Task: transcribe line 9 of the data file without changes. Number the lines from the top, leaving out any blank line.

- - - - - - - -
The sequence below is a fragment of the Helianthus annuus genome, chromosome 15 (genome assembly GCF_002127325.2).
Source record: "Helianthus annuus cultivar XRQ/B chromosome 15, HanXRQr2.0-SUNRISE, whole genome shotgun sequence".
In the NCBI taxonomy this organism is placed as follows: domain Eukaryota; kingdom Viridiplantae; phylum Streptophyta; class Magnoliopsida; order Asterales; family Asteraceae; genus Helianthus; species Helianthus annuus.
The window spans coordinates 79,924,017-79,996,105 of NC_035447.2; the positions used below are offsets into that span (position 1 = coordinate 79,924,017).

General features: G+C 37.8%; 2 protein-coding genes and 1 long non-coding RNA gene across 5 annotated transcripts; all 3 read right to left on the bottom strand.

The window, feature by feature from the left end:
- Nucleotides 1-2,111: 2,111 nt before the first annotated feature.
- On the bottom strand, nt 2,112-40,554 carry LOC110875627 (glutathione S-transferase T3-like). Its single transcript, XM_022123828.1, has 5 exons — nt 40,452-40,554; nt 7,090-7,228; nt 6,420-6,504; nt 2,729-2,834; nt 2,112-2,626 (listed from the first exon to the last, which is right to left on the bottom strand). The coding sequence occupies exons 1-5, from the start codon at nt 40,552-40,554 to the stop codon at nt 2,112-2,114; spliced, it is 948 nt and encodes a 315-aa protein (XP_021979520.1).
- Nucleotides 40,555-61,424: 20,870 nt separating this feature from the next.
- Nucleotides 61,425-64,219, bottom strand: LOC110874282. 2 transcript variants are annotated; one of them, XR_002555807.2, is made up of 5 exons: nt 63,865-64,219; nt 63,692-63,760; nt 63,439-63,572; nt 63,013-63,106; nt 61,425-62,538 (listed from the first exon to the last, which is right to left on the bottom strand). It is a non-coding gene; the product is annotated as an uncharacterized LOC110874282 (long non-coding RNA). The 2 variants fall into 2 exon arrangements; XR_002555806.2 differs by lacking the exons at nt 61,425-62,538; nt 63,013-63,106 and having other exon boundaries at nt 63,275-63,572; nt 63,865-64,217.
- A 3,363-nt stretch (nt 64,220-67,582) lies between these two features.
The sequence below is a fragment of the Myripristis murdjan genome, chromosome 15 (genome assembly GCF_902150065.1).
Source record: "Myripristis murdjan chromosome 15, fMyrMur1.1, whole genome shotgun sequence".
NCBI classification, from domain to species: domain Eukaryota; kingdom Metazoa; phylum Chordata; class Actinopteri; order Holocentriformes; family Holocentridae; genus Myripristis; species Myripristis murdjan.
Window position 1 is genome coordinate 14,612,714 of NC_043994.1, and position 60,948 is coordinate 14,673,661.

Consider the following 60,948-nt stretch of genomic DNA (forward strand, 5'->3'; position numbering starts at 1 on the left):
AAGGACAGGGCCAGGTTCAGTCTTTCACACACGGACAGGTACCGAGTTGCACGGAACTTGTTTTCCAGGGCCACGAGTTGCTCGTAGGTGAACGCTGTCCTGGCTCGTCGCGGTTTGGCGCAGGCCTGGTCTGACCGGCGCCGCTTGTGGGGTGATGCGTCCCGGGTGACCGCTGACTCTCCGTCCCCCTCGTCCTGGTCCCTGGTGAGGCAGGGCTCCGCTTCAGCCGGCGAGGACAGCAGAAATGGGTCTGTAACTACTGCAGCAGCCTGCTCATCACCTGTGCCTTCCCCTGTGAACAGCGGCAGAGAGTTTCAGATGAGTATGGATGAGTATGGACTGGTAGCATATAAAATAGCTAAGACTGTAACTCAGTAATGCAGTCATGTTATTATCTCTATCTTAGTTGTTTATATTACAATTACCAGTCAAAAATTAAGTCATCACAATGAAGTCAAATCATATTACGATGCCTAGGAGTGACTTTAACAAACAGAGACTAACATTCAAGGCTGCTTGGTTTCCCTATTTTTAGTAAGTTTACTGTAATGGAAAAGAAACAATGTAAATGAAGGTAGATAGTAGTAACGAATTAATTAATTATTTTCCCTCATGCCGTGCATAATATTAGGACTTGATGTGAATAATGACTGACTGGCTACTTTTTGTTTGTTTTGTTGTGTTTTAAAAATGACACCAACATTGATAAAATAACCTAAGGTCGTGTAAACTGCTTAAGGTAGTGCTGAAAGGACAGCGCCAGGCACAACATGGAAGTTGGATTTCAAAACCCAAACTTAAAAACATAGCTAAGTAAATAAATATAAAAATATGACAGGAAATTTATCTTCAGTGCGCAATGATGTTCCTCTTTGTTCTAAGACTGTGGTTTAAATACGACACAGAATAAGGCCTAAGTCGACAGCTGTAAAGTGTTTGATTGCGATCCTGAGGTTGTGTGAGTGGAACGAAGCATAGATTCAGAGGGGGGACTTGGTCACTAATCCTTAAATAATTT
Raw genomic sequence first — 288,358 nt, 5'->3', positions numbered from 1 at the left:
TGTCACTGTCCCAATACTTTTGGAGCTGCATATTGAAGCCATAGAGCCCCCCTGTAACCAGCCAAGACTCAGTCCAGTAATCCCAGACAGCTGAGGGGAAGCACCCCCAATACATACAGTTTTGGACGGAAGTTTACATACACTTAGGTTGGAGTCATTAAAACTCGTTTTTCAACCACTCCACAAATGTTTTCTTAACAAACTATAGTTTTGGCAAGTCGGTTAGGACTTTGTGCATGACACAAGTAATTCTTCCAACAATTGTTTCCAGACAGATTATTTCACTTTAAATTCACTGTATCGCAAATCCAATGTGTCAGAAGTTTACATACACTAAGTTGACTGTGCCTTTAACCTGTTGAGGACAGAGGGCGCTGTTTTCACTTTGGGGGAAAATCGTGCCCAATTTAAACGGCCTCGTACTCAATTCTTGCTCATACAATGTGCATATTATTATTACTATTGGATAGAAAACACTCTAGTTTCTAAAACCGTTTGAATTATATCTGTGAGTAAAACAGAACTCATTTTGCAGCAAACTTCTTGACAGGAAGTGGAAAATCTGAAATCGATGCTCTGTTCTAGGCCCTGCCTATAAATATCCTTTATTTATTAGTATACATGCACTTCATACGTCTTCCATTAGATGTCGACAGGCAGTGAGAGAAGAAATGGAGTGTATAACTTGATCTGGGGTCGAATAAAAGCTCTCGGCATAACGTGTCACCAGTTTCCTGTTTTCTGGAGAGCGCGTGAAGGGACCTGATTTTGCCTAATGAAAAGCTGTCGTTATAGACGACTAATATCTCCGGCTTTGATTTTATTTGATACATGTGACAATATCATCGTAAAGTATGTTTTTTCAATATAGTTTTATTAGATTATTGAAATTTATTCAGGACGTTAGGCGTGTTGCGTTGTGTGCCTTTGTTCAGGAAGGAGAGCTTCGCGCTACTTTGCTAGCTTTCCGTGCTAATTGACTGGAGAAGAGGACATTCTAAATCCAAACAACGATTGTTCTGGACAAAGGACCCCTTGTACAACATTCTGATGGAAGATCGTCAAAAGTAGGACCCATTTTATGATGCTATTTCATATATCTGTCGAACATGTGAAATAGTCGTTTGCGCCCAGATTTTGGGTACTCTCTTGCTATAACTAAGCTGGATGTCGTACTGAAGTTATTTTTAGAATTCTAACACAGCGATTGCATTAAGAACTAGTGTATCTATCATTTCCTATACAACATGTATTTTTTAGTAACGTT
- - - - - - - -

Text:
- Nucleotides 40,555-61,424: 20,870 nt separating this feature from the next.